Resources for coping with cancer during the COVID-19 pandemic.
Follow-up after treatment for esophageal cancer
Follow-up after treatment is an important part of cancer care. Follow-up for esophageal cancer is often shared among the cancer specialists and your family doctor. Your healthcare team will work with you to decide on follow-up care to meet your needs.
Don’t wait until your next scheduled appointment to report any new symptoms and symptoms that don’t go away. Tell your healthcare team if you have:
- difficulty swallowing
- severe weight loss
- chest or back pain
The chance that esophageal cancer will come back (recur) is greatest within 2 years, so you will need close follow-up during this time. How often you have follow-up visits with your healthcare team depends a lot on the stage of your cancer when you were diagnosed and what kind of treatment you have for esophageal cancer.
Schedule for follow-up visits
Follow-up visits for esophageal cancer are usually scheduled:
- every 3 to 6 months after initial treatment for 1 to 2 years
- every 6 to 12 months for 3 to 5 years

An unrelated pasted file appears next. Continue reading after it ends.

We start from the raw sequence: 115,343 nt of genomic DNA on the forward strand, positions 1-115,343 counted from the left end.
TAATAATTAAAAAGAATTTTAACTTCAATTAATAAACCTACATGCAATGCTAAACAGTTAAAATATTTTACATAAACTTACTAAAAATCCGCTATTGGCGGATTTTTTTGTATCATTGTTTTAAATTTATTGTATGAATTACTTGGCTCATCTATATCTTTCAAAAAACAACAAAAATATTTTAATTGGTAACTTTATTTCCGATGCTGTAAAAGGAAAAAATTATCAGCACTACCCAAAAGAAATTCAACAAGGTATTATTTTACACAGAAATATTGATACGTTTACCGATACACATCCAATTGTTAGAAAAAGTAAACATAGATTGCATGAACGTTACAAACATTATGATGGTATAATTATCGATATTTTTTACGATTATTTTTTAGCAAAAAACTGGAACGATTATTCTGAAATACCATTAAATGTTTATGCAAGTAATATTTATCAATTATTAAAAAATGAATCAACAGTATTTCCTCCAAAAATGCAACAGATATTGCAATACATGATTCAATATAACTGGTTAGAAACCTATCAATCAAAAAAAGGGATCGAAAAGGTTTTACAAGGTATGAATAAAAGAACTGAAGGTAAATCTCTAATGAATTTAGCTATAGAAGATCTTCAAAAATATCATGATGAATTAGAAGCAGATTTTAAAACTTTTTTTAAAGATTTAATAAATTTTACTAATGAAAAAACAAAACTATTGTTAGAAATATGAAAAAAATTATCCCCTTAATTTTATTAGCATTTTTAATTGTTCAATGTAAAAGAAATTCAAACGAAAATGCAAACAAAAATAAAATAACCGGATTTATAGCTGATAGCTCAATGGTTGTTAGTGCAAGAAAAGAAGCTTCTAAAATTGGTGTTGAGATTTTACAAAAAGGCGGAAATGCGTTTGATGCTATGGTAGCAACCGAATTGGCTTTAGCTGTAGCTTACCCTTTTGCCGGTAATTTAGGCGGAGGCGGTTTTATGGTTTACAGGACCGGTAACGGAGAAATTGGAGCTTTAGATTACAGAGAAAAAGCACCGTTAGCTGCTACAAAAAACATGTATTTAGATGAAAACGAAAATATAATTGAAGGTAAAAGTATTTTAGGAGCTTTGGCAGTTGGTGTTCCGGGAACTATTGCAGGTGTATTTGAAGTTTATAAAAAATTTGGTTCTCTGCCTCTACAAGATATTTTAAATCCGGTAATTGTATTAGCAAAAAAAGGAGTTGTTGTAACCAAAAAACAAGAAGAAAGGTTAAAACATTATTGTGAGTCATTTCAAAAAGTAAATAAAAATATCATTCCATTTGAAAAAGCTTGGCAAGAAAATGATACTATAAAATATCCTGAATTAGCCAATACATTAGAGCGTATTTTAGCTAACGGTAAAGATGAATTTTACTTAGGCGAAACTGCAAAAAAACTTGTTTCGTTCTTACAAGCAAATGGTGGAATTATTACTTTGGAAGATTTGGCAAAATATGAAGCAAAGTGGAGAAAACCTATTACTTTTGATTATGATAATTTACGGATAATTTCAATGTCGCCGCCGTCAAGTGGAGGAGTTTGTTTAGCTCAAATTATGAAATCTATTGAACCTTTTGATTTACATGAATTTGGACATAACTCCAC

- once a year after 5 years
During follow-up visits
During a follow-up visit, your healthcare team will usually ask questions about the side effects of treatment and how you’re coping. They may also ask about any problems you may have eating and check to make sure you haven’t lost too much weight.
You may need to visit your healthcare team more often if you have had surgery, radiation therapy or photodynamic therapy (PDT). These treatments can cause the esophagus to narrow (called a stricture). Your healthcare team may need to do esophageal dilation regularly to help keep the esophagus open so you can swallow food and liquids.
Tests may be done if you have signs or symptoms that the esophageal cancer has come back:
- blood chemistry tests may be done to see if cancer has spread to the liver, kidneys or bones
- bone scan may be done to see if cancer has spread to the bones
- CT scan of the upper chest to look for recurrence in the chest or lungs
- upper gastrointestinal (GI) series
If the cancer has come back, you and your healthcare team will discuss a plan for your treatment and care.
Questions to ask about follow-up
To make the decisions that are right for you, ask your healthcare team questions about follow-up.